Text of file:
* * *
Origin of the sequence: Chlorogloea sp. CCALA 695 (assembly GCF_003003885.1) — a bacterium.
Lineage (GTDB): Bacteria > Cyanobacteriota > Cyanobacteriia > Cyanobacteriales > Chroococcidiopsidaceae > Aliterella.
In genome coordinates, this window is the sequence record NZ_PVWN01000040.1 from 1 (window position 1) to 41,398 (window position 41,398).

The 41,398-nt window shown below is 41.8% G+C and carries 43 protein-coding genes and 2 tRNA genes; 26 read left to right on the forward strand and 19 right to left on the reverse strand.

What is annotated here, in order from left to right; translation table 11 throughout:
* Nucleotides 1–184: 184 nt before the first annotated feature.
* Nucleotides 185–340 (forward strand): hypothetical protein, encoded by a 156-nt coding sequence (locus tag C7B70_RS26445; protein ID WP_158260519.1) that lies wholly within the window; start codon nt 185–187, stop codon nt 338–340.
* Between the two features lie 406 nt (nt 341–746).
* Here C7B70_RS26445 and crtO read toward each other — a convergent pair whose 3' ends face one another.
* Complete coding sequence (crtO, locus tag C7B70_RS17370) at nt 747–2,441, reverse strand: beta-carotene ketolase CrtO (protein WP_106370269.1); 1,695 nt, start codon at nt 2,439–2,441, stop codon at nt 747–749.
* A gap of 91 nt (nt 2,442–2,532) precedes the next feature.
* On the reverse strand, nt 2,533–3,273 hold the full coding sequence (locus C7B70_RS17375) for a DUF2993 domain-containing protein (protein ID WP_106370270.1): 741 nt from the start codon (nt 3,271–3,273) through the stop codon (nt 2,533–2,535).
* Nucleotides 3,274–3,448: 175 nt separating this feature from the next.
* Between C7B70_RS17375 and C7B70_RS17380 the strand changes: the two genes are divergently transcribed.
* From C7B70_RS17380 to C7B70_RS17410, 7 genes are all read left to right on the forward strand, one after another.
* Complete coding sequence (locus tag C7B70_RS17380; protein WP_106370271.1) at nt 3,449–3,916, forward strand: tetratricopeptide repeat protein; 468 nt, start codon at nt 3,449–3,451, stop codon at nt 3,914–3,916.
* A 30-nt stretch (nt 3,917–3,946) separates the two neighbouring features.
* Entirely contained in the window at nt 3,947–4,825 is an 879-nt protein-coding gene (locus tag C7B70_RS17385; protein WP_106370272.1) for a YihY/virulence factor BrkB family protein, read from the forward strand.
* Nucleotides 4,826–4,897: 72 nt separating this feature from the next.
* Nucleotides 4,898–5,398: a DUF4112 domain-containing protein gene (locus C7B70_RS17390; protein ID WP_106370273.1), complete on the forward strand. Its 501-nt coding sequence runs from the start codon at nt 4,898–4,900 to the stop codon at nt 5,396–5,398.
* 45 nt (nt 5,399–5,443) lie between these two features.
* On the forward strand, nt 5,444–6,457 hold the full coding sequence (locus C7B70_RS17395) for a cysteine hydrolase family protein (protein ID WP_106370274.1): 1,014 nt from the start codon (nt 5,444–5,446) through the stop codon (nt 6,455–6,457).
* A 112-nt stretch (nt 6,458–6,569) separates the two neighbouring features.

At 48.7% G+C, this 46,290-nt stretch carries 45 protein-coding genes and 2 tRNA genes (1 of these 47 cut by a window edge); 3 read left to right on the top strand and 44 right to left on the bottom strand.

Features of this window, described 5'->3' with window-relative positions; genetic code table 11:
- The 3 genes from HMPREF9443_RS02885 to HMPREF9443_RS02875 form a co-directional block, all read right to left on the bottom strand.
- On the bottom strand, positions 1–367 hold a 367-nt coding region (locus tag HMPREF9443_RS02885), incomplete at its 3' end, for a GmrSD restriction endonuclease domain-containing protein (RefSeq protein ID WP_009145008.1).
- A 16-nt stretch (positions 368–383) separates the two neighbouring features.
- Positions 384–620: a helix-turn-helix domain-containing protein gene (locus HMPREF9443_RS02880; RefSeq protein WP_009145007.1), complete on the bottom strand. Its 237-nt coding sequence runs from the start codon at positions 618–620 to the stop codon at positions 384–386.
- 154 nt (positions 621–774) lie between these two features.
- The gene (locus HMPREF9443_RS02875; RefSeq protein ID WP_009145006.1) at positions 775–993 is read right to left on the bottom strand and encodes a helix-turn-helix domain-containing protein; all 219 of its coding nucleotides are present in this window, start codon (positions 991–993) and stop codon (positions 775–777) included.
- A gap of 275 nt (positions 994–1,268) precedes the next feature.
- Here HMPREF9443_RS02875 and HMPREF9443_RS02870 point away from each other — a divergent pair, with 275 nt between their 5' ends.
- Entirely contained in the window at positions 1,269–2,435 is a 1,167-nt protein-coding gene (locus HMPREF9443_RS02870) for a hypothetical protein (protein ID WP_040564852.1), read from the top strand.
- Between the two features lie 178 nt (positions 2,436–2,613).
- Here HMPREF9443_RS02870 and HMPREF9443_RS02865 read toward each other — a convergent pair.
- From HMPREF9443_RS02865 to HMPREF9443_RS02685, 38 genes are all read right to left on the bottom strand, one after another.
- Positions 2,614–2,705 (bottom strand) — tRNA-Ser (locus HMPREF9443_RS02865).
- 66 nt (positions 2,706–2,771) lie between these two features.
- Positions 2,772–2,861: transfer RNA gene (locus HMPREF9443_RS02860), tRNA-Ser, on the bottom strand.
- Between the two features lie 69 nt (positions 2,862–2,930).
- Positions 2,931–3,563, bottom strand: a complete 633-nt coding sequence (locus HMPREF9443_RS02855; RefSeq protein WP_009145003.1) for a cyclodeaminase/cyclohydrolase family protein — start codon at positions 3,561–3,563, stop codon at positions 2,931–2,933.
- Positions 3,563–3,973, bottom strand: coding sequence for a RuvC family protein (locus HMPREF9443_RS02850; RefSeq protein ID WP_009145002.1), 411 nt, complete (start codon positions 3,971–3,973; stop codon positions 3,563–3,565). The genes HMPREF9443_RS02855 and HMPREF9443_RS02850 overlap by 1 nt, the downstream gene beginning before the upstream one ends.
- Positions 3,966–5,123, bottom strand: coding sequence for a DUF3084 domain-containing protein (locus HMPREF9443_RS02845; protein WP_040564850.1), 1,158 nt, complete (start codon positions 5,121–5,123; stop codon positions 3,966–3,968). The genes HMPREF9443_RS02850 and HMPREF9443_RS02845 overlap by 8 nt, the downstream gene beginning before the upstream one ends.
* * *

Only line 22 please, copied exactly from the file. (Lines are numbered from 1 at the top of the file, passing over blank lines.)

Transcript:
* On the forward strand, nt 5,444–6,457 hold the full coding sequence (locus C7B70_RS17395) for a cysteine hydrolase family protein (protein ID WP_106370274.1): 1,014 nt from the start codon (nt 5,444–5,446) through the stop codon (nt 6,455–6,457).